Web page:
pgcollect: Couldn't allocate hardware counters...

After my (now-solved) look at pgcollect and the accelerators, I decided to try out pgcollect and OProfile. Since I don’t (currently) have a PAPI kernel, I thought that would be the next logical step. In doing so, though, I find myself unable to do anything other than -hwtime= as an option.

First, my machine is a Core 2, so it should be able to do -dcache and -imisses (according to pgoprun). But when I try either one:

> pgcollect -dcache runsorad-vector32.exe
Couldn't allocate hardware counters for the selected events.
pgprof: could not set oprofile event profiling mode

I’ve also tried defining random events in .pgoprun:

cpu_clock () {
   event[${#event[@]}]=--event=CPU_CLK_UNHALTED:299200:0x00:0:1
   event[${#event[@]}]=--event=MUL:299200
}

and then running it:

> pgcollect -es-function cpu_clock runsorad-vector32.exe
Couldn't allocate hardware counters for the selected events.
pgprof: could not set oprofile event profiling mode

Now, I’m guessing this means there is something hinky with my OProfile setup, but I’m not sure how to test that against a pgcollect issue. I have confirmed I have sudo control of opcontrol (and I doubt -hwtime= would work otherwise), and -list-events does confirm “Core 2”. So I thought I’d ask here first before moving to the OProfile help list.

Thanks,
Matt

Matt
Sorry you are having trouble with pgcollect. Here are a few things you can try:

(1) Check that the “opcontrol” command is in your path. Presumably it is if -hwtime is working. pgcollect uses the OProfile command “opcontrol”.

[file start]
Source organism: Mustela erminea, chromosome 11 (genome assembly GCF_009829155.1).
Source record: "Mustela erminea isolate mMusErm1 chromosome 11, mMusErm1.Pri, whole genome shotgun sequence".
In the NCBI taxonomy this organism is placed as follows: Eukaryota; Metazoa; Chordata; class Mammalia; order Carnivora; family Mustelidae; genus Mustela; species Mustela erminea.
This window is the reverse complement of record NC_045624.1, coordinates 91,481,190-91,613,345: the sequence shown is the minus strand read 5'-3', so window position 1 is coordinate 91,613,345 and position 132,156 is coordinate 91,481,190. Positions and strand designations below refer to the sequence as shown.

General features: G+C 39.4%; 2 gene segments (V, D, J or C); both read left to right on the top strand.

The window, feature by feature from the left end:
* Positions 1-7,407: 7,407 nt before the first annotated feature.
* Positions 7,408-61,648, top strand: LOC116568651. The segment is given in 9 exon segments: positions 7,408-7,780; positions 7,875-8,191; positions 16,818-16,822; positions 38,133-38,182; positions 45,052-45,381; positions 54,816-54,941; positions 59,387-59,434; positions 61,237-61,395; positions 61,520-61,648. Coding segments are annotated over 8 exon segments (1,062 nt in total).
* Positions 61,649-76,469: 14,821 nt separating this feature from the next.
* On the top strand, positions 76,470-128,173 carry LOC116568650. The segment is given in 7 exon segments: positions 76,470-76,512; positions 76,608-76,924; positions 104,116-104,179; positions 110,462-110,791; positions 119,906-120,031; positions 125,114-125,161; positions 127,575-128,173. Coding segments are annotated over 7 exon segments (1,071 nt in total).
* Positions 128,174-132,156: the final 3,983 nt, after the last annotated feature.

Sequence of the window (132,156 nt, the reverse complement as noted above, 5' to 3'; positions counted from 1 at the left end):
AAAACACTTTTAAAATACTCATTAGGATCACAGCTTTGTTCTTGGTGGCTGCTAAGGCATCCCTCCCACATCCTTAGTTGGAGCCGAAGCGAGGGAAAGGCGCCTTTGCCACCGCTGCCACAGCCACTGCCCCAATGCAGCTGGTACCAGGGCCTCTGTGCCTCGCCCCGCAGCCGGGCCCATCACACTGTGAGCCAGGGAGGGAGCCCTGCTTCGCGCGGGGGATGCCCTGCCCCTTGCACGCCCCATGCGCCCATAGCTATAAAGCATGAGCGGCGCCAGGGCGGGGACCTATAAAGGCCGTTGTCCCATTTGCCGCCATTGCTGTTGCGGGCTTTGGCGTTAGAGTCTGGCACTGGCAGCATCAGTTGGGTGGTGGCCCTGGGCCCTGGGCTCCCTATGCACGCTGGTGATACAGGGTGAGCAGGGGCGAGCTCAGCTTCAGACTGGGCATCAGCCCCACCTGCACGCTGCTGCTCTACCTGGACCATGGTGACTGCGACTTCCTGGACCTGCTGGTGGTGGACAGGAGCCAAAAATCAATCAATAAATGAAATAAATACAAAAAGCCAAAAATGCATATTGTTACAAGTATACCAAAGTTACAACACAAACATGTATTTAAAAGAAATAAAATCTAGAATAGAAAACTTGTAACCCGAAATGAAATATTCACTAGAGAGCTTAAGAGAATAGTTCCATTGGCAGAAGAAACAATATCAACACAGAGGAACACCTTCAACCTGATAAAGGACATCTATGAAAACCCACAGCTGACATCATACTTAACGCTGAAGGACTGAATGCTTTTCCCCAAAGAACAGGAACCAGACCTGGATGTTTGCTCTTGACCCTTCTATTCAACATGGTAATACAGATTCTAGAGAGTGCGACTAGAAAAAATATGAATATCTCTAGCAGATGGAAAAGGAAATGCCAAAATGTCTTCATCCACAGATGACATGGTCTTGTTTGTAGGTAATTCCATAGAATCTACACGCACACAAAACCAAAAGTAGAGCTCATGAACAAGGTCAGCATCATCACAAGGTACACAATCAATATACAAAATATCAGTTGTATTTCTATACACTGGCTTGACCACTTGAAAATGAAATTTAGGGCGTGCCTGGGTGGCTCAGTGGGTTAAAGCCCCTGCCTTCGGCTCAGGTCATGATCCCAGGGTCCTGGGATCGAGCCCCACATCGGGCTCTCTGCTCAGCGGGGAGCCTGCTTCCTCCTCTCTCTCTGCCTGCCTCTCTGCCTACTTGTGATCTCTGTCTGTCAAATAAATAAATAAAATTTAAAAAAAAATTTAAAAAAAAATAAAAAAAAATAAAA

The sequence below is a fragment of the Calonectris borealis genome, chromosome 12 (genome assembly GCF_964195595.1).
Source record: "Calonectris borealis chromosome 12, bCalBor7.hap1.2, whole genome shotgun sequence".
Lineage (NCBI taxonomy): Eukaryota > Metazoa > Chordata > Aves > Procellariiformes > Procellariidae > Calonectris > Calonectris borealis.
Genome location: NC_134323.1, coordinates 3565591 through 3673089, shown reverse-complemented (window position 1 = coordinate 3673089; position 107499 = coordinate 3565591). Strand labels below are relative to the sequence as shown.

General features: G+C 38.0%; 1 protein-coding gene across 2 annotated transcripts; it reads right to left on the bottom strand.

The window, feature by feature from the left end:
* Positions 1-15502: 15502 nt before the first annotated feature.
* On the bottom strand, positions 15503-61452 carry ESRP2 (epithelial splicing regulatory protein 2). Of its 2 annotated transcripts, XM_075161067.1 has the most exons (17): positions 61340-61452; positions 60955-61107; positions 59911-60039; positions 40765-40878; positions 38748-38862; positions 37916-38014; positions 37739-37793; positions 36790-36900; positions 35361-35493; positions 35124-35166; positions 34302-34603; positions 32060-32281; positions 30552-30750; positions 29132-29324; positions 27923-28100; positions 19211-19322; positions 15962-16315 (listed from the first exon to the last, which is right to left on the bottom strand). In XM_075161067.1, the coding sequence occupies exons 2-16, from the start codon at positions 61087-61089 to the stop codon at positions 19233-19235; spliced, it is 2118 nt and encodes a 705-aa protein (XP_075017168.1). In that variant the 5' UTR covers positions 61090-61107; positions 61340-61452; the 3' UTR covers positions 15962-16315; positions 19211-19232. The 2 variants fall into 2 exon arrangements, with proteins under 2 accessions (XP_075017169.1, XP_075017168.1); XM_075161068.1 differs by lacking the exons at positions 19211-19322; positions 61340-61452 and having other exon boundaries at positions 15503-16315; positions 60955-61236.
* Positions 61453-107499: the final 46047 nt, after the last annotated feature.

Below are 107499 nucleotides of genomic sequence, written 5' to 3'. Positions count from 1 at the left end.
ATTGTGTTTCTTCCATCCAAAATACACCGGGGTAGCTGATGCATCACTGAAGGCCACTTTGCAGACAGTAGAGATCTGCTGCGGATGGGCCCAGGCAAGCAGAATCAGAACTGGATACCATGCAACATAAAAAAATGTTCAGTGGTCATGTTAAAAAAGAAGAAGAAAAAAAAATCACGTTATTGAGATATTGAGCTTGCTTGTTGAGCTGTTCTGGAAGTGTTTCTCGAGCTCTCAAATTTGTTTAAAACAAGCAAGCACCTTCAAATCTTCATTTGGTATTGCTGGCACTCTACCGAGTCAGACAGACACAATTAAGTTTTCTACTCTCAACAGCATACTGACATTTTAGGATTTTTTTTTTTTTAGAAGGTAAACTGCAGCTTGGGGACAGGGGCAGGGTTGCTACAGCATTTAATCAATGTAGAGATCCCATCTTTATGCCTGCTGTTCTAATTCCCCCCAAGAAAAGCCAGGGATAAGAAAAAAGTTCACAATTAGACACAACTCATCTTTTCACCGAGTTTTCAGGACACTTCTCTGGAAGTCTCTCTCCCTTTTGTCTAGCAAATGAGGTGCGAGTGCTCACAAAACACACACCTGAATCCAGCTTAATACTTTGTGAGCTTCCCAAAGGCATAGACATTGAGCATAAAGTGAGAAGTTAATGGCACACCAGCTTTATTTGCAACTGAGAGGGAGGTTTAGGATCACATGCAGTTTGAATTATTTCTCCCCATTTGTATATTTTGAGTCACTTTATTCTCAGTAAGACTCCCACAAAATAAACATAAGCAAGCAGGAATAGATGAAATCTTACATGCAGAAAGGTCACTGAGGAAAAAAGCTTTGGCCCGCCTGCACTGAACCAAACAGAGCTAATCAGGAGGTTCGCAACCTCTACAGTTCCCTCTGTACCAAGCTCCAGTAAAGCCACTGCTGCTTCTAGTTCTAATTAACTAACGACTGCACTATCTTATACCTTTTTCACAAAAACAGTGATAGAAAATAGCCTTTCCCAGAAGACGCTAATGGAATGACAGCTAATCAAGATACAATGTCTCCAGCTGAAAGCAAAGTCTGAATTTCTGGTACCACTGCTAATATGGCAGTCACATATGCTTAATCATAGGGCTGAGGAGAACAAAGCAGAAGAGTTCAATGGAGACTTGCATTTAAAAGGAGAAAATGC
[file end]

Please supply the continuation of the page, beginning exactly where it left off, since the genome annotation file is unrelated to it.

Also, there may be some funny business going on with sudo. Try running a bash shell and using ‘type -p opcontrol’, then ‘sudo type -p opcontrol’ and make sure the results are the same.

(2) run ‘pgcollect -list-events’. At the very top of the output from this command it should list what OProfile thinks your processor is. If on your Core 2 system, it doesn’t say something like:

oprofile: available events for CPU type “Core 2”

then there may be a problem with your Oprofile installation.

(3) Also check that the list of available events contains “L2_LINES_IN” and “MUL”. If (2) checks out OK, I’d be surprised if (3) didn’t.

(4) Run opcontrol --version

Please post your results here. If the items above don’t reveal anything there are other things we can try.
thanks
–Don

In bash:

> which opcontrol
/usr/bin/opcontrol
> type -p opcontrol
/usr/bin/opcontrol
> sudo type -p opcontrol
Password: 
sudo: type: command not found

I’m not surprised by the type command as I believe my sysadmin just gave me passwordless access to opcontrol (per the example in the Tools Guide) and I have no “generic” sudo password. Is there a way to gain sudo passwordless access to bash internal functions? (Note: for other reasons, I need to use tcsh as my interactive shell.)

(2) run ‘pgcollect -list-events’. At the very top of the output from this command it should list what OProfile thinks your processor is. If on your Core 2 system, it doesn’t say something like:

oprofile: available events for CPU type “Core 2”

then there may be a problem with your Oprofile installation.

(3) Also check that the list of available events contains “L2_LINES_IN” and “MUL”. If (2) checks out OK, I’d be surprised if (3) didn’t.


> pgcollect -list-events | head -n 5
oprofile: available events for CPU type "Core 2"

See Intel Architecture Developer's Manual Volume 3, Appendix A and
Intel Architecture Optimization Reference Manual (730795-001)
> pgcollect -list-events | grep L2_LINES
L2_LINES_IN: (counter: all)
L2_LINES_OUT: (counter: all)
> pgcollect -list-events | grep MUL
MUL: (counter: all)

(4) Run opcontrol --version